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Pirate Radio

Back in the 60's, rock 'n roll blasted into the mainstream. A new generation was being formed based off of this new type of music, a music deemed unruly by the establishment. While this generation was carving lasting memories with the music, the old generation was trying stop it.

Based off of the amazing true story, Pirate Radio follows a ragtag group of disc jockeys who anchor their boat off the coast of Britain and broadcast rock music 24 hours a day over the airwaves. Since they are not in the country, they technically aren't breaking any laws, but the British government is still determined to find a loophole in the rules and bring them down.

Yes, Pirate Radio (known over in England as The Boat That Rocked) is a true story and it's a remarkable one at that. This wonderful tale is one that needs to be told and this is a good telling of it. Nevertheless, I feel like it doesn't lend itself well to a traditional narrative because not every piece seems to fit in the right place. It is a good movie, but the story is muddled and its relevance, outside of its obvious historical significance, is nebulous.

What is it trying to do? Is it trying to show the power of rock 'n roll? Is it an anti-establishment film? Or is it simply a feel good movie? I say it's the latter. Rock is a great genre of music, which is a true statement if I've ever heard one, but that meaning is the only one conveyed in the picture. Outside of its desire to hold the rock genre up on a pedestal, Pirate Radio does very little.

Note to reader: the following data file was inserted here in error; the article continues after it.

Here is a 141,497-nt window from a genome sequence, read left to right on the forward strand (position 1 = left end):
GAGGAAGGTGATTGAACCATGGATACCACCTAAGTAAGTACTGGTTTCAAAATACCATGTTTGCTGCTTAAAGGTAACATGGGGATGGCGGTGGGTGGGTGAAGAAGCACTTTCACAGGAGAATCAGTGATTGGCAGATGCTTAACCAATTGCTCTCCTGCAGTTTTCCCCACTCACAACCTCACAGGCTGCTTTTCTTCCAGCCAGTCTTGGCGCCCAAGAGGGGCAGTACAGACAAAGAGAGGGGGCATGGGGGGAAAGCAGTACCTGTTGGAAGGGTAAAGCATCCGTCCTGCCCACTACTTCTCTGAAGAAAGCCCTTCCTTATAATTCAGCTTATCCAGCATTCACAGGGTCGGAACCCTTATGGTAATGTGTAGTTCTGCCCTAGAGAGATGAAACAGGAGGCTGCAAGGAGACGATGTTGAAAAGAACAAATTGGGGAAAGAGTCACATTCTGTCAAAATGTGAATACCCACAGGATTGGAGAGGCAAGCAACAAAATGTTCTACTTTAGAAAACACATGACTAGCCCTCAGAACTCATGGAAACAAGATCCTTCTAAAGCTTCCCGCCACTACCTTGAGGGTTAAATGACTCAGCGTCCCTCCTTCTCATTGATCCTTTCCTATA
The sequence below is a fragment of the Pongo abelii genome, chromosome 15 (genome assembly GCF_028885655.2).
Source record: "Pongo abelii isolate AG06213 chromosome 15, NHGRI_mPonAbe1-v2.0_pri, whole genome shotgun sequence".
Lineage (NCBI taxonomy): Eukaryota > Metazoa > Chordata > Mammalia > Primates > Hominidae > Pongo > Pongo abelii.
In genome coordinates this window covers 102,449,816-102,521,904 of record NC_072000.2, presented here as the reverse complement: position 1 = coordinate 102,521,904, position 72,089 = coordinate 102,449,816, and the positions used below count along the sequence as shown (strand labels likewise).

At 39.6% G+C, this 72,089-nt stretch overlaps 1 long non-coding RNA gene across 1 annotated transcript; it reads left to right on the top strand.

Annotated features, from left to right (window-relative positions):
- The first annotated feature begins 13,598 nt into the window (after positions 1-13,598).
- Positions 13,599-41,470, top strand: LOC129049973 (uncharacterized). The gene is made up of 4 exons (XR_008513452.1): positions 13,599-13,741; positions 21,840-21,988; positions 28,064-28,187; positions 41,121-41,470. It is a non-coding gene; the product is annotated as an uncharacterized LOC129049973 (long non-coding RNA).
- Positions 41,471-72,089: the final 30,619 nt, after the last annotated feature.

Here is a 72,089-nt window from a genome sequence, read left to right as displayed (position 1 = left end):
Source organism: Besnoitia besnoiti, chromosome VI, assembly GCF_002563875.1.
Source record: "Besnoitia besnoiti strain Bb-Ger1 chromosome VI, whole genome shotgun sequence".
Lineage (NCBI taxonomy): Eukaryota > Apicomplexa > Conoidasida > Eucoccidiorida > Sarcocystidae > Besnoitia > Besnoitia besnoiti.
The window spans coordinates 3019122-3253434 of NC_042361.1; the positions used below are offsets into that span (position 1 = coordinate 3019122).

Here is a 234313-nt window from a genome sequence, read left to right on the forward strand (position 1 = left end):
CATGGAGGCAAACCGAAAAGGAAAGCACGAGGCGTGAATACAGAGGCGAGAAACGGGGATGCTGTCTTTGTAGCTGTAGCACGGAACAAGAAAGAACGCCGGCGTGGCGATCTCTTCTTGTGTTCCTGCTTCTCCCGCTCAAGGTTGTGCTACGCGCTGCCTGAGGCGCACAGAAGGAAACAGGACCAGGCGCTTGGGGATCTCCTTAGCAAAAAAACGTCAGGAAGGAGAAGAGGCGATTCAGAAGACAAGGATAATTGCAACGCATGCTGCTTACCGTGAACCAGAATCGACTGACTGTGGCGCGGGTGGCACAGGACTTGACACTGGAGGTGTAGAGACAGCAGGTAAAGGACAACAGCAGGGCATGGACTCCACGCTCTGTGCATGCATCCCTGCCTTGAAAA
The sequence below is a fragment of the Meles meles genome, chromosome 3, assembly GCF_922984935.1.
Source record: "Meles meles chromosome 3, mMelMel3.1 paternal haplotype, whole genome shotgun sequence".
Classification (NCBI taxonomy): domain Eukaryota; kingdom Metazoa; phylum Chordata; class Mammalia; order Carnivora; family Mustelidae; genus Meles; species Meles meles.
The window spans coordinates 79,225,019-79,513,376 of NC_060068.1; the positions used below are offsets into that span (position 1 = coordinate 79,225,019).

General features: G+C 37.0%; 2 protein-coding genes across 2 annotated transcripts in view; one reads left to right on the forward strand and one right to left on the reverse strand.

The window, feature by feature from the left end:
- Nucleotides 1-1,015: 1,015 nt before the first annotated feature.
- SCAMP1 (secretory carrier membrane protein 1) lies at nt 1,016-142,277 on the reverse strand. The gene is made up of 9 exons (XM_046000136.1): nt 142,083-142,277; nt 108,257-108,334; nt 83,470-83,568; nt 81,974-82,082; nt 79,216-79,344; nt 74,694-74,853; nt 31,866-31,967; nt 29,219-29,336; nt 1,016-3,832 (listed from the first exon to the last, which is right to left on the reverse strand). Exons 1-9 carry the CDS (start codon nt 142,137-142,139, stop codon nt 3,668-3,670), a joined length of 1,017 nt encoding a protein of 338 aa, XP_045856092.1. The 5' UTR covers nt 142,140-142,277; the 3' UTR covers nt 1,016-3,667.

Though not bereft of a number of headaches, the biggest problem in Pirate Radio is that you never feel like a real conflict is brewing. Even the main fight between the DJ's and the British government feels almost non-existent. Seeing as how the DJ's are always on that boat, the feuding groups have no scenes together and you never see them at odds. It merely jumps back and forth from scenes on the boat to scenes on land and no real conflict is ever established. It didn't feel like the men on the boat were playing the music to fight "the man" and show them that they won't abide by their limey laws. It felt like they were playing it simply because they could.

Then there are the conflicts that arise between the men on the boat, most of which are unwisely played for laughs when real emotion could have been drawn from them. Midway through the film, one of the DJ's gets married (did I mention women are only allowed on the boat if they are wed to one of the men?), but it is quickly found out that she only wed this man to get closer to another DJ who doesn't believe in the sanctity of marriage. You can see his heart breaking onscreen, but instead of pulling something from that, the film plays it for laughs and the conflict is resolved rather quickly. No connection is ever made between the characters and the audience.

All I've really done is criticize Pirate Radio, but make no mistake, this is a feel good movie and you will find yourself gushing at the events that take place. The men on the boat are fun, reckless and a blast to watch. It has a few eye rolling moments, like a scene late in the movie that is the equivalent to those tired war movie scenes where a platoon of soldiers step forward and voluntarily prepare for battle despite the odds against them, but Pirate Radio is still a good watch.

Pirate Radio receives 3/5

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